Schools Superintendent Cindy Hill files complaint against lawmakers with Wyoming State Bar


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CHEYENNE, Wyoming — Wyoming Schools Supt. Cindy Hill has fired back at state lawmakers who serve on a committee that released a report this week critical of her management of the education department.

The House of Representatives Select Investigative Committee released a draft report on Tuesday stating it had found instances "of a management style which is best described as odd, erratic and troubling" in looking at Hill's tenure.

On Wednesday, Hill submitted a complaint to the Wyoming State Bar saying that five lawmakers who also are lawyers who served on the committee violated legal ethical standards in how they ran the panel.

"I think lawyers have a higher standard of conduct when they're asking (questions) as legislators because they're affecting people's rights in everything that they do as legislators," Hill said Thursday. "So instead of arguing that they're immune from responsibility, they should be held to the highest standard as legislators."

In her letter, Hill said that committee members and staff declined her requests to turn over all the records they compiled and refused to allow her to sit in on witness interviews. She said that people who could have provided positive testimony about her management weren't called to testify.

"We all deserve better than that," Hill said. "This isn't about Cindy Hill. This is about holding themselves to the highest standard. People deserve it."

Hill originally drafted the letter she submitted to the state bar as a June 17 letter to House Speaker Tom Lubnau, a Gillette lawyer who serves on the committee. She said Thursday that she submitted the letter and other materials to the state bar on Wednesday.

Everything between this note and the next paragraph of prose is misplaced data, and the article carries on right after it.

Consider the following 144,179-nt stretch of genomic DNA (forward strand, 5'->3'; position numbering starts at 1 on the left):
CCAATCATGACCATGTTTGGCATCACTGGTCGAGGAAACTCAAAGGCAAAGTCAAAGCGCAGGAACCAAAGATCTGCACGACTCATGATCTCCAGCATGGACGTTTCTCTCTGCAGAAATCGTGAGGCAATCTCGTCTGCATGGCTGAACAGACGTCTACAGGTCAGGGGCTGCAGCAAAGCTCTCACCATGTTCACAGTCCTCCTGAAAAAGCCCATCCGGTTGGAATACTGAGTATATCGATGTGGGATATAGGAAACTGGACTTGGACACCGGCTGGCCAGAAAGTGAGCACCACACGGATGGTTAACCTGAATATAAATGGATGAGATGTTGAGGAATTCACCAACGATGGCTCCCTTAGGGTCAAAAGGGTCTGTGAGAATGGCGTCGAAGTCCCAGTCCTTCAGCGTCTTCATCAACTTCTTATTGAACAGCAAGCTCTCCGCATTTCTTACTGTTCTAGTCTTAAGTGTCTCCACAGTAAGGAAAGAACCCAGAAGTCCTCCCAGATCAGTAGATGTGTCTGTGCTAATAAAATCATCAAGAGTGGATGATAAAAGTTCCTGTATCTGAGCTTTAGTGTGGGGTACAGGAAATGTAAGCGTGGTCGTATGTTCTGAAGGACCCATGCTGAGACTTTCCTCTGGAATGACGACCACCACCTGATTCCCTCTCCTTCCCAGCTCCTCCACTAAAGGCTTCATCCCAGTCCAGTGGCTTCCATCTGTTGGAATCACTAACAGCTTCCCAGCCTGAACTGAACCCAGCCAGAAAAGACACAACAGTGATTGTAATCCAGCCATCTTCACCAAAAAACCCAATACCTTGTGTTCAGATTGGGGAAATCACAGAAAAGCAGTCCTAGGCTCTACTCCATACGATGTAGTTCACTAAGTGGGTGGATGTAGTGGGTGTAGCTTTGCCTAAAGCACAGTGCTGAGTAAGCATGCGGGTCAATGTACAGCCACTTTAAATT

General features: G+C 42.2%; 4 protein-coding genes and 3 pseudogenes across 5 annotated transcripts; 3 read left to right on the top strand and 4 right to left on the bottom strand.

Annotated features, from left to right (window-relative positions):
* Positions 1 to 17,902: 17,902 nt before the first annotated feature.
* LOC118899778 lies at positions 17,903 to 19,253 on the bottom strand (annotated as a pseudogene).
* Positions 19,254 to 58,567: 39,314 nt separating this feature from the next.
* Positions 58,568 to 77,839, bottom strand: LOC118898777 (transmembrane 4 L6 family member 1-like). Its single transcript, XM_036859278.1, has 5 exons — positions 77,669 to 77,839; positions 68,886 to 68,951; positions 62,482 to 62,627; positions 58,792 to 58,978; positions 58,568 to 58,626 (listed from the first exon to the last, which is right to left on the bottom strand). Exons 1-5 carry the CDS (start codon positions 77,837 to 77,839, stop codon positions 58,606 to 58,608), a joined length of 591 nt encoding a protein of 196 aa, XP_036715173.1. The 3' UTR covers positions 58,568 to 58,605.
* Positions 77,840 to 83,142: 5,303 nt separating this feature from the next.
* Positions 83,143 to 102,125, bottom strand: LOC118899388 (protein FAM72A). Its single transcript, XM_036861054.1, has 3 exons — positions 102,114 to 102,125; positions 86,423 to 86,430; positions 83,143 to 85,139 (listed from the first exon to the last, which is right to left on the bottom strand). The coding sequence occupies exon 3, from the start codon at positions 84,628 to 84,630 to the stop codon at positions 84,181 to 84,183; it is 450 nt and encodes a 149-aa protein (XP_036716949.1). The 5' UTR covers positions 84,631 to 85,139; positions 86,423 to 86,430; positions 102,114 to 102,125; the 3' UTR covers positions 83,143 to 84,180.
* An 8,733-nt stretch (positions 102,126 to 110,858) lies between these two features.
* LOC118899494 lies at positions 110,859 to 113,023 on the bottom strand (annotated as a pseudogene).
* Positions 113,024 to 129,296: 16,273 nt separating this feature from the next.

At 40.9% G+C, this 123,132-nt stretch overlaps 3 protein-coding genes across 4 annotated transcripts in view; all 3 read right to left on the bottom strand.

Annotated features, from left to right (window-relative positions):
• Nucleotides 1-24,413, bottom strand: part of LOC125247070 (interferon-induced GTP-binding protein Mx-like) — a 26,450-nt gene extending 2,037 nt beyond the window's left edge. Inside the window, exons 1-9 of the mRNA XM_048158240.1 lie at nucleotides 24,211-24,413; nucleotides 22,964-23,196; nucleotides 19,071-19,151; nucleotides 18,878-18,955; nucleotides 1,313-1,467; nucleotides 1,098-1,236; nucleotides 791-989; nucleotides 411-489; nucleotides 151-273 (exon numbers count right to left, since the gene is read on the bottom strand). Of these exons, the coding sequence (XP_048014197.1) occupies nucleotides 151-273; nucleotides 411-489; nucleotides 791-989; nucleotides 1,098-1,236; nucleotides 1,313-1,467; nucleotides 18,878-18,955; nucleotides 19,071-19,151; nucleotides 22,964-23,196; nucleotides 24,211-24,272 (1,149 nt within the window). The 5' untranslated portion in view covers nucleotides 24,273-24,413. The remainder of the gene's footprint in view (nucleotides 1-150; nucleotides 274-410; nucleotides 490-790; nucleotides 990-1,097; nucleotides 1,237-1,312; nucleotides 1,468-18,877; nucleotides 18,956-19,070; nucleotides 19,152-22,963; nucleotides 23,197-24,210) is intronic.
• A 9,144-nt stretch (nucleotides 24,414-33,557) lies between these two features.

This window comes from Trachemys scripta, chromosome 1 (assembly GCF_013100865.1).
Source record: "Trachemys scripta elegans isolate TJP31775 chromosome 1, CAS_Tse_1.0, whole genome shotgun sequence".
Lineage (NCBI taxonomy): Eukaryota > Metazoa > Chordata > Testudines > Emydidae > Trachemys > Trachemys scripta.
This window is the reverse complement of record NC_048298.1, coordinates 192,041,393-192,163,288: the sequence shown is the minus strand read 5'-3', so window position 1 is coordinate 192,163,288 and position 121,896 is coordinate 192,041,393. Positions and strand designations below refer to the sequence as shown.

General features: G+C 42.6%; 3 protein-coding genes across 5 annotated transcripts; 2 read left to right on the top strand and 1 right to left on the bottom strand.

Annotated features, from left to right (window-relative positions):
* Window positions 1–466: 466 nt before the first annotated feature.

Lubnau said Thursday that ethical rules forbid him and other lawyers involved from commenting. Grievance investigations are confidential unless and until they result in public discipline by the Wyoming Supreme Court, he said.

"I can be disciplined for even discussing it with you," Lubnau said, "which puts me in an interesting conundrum, because I would really like to discuss it."

In its report, the committee concluded that Hill failed to follow legislative-funding directives and demanded education department staff to demonstrate personal loyalty to her.

Hill, a Republican, is running for governor in next month's primary election against Gov. Matt Mead and Dr. Taylor Haynes of Cheyenne.

Hill earlier this week said the report was timed to smear her campaign just weeks before the primary. She claimed that Mead has coordinated with lawmakers to discredit her — a charge the governor's office has dismissed as "ridiculous."

The Legislature passed and Mead signed into law last year a law that removed Hill as head of the state Education Department. She was reinstated after the Wyoming Supreme Court ruled the law unconstitutional in January.

Several others involved in the committee's work and Hill's complaint also said Thursday they had no comment.

Rep. Mary Throne, D-Cheyenne, is another lawyer who served on the committee. She declined comment.

Bruce Salzburg, former Wyoming Attorney General, was among the lawyers the Legislature hired to assist the committee. He declined comment.

Bar counsel Mark W. Gifford declined comment. The state bar investigates complaints against judges and lawyers, and its recommendations can lead to public disciplinary action by the state supreme court.

This week's legislative committee report follows more than two years of conflict and court action that has pitted the Legislature and Mead against Hill. The push in the overwhelmingly Republican Legislature to remove Hill followed criticism by many lawmakers that she had failed to follow legislative directives to improve education accountability.

Wyoming is among top states in terms of per-capita student spending, but it has continued to see lagging student test scores and high drop-out rates.

Tuesday's report concluded that Hill continued to spend money on a professional development program her administration had developed called "teacher-to-teacher" even after the Legislature stripped funding from the state budget.

The report also stated that Hill and her leadership team made a practice of overriding objections of the education department's financial division to approve plum professional services contracts.

The report said that Hill demanded personal loyalty from staff workers at the Education Department. It stated that she unilaterally reclassified employees so they could be fired at will and videotaped some of them at meetings to see if their personal attitudes toward her could be discerned from their body language.

Despite the findings, several senior lawmakers have said they don't believe the report will lead to any attempt to impeach Hill with so little time left in her term, which expires at the end of the year.

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